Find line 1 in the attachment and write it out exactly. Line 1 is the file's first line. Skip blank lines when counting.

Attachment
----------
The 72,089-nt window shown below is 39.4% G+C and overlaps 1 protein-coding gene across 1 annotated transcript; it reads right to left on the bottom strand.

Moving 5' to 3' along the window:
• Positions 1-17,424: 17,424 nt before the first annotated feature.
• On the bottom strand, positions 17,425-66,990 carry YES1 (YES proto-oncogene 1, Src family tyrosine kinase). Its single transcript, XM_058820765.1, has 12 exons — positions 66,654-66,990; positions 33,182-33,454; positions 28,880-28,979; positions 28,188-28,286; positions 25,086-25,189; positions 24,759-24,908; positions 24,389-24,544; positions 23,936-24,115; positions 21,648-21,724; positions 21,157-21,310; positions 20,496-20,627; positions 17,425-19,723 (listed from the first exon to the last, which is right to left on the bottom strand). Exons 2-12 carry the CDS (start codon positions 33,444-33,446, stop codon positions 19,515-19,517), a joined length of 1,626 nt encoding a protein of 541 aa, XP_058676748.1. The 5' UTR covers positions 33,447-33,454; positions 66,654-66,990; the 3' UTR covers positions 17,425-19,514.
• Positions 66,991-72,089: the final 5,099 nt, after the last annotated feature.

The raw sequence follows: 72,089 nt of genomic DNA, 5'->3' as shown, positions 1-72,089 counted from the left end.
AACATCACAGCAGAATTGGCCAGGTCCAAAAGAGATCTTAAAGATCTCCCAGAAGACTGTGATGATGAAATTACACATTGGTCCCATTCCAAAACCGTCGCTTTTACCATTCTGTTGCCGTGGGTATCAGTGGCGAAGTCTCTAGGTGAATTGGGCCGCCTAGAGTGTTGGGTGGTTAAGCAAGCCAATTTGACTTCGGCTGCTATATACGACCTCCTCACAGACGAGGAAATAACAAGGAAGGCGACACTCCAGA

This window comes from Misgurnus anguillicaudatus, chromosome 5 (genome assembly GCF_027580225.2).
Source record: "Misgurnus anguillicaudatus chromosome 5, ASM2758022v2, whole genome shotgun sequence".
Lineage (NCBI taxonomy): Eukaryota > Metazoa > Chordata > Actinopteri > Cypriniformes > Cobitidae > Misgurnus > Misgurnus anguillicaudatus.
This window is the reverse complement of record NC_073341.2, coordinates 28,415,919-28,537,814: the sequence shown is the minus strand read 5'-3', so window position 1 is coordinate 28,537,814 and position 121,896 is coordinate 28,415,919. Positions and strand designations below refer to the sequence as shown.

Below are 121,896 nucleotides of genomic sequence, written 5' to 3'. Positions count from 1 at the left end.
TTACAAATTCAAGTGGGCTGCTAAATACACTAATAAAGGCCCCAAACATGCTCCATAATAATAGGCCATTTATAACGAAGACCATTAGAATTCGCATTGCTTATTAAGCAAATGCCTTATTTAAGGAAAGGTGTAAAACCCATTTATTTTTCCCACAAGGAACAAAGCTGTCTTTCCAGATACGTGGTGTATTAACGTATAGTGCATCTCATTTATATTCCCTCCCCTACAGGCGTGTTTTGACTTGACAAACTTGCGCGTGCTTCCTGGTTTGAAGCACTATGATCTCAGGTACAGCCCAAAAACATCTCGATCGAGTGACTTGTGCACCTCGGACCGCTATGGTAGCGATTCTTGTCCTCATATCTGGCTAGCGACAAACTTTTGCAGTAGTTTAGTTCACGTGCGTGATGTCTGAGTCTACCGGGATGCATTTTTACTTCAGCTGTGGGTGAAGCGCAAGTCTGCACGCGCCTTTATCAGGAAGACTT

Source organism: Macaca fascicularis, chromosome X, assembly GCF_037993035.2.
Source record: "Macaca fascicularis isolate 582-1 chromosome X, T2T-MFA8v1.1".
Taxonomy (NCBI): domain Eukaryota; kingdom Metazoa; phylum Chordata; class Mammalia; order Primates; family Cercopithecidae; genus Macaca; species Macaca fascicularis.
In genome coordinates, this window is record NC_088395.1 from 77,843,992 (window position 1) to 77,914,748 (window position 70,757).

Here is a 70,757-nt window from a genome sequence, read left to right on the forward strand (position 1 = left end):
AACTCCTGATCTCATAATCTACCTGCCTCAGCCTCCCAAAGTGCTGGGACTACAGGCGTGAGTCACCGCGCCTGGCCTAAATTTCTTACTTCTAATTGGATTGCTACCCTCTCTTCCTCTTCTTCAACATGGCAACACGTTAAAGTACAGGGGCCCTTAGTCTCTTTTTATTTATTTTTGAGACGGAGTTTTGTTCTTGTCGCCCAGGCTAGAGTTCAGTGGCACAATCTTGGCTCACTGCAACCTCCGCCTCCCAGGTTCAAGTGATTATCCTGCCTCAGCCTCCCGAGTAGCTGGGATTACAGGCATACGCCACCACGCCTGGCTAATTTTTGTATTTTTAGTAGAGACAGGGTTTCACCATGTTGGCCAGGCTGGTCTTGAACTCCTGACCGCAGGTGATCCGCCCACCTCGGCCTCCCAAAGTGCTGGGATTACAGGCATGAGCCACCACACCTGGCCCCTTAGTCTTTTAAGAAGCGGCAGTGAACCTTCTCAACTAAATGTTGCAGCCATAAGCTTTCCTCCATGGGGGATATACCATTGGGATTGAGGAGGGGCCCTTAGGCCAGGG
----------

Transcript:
The 72,089-nt window shown below is 39.4% G+C and overlaps 1 protein-coding gene across 1 annotated transcript; it reads right to left on the bottom strand.